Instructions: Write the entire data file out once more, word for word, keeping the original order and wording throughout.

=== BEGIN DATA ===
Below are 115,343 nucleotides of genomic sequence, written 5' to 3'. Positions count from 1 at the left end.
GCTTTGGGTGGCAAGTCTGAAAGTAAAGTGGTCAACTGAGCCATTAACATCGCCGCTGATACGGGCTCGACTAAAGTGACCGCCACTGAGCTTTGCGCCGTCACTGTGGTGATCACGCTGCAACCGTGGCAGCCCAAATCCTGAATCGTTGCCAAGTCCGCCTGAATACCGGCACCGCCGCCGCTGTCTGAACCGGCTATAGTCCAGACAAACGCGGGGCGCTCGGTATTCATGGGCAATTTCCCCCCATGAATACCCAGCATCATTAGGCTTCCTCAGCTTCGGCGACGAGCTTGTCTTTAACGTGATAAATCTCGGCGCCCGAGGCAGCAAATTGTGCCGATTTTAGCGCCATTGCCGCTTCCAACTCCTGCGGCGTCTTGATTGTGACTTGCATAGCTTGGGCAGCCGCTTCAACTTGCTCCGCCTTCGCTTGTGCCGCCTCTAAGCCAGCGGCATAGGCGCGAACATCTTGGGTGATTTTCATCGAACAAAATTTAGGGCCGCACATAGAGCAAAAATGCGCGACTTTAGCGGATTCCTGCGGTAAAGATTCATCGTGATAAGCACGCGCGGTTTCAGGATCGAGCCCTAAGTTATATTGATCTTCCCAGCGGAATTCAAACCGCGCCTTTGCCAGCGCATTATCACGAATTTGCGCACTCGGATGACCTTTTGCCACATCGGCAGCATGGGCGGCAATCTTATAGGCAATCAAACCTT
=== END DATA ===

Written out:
Below are 115,343 nucleotides of genomic sequence, written 5' to 3'. Positions count from 1 at the left end.
GCTTTGGGTGGCAAGTCTGAAAGTAAAGTGGTCAACTGAGCCATTAACATCGCCGCTGATACGGGCTCGACTAAAGTGACCGCCACTGAGCTTTGCGCCGTCACTGTGGTGATCACGCTGCAACCGTGGCAGCCCAAATCCTGAATCGTTGCCAAGTCCGCCTGAATACCGGCACCGCCGCCGCTGTCTGAACCGGCTATAGTCCAGACAAACGCGGGGCGCTCGGTATTCATGGGCAATTTCCCCCCATGAATACCCAGCATCATTAGGCTTCCTCAGCTTCGGCGACGAGCTTGTCTTTAACGTGATAAATCTCGGCGCCCGAGGCAGCAAATTGTGCCGATTTTAGCGCCATTGCCGCTTCCAACTCCTGCGGCGTCTTGATTGTGACTTGCATAGCTTGGGCAGCCGCTTCAACTTGCTCCGCCTTCGCTTGTGCCGCCTCTAAGCCAGCGGCATAGGCGCGAACATCTTGGGTGATTTTCATCGAACAAAATTTAGGGCCGCACATAGAGCAAAAATGCGCGACTTTAGCGGATTCCTGCGGTAAAGATTCATCGTGATAAGCACGCGCGGTTTCAGGATCGAGCCCTAAGTTATATTGATCTTCCCAGCGGAATTCAAACCGCGCCTTTGCCAGCGCATTATCACGAATTTGCGCACTCGGATGACCTTTTGCCACATCGGCAGCATGGGCGGCAATCTTATAGGCAATCAAACCTT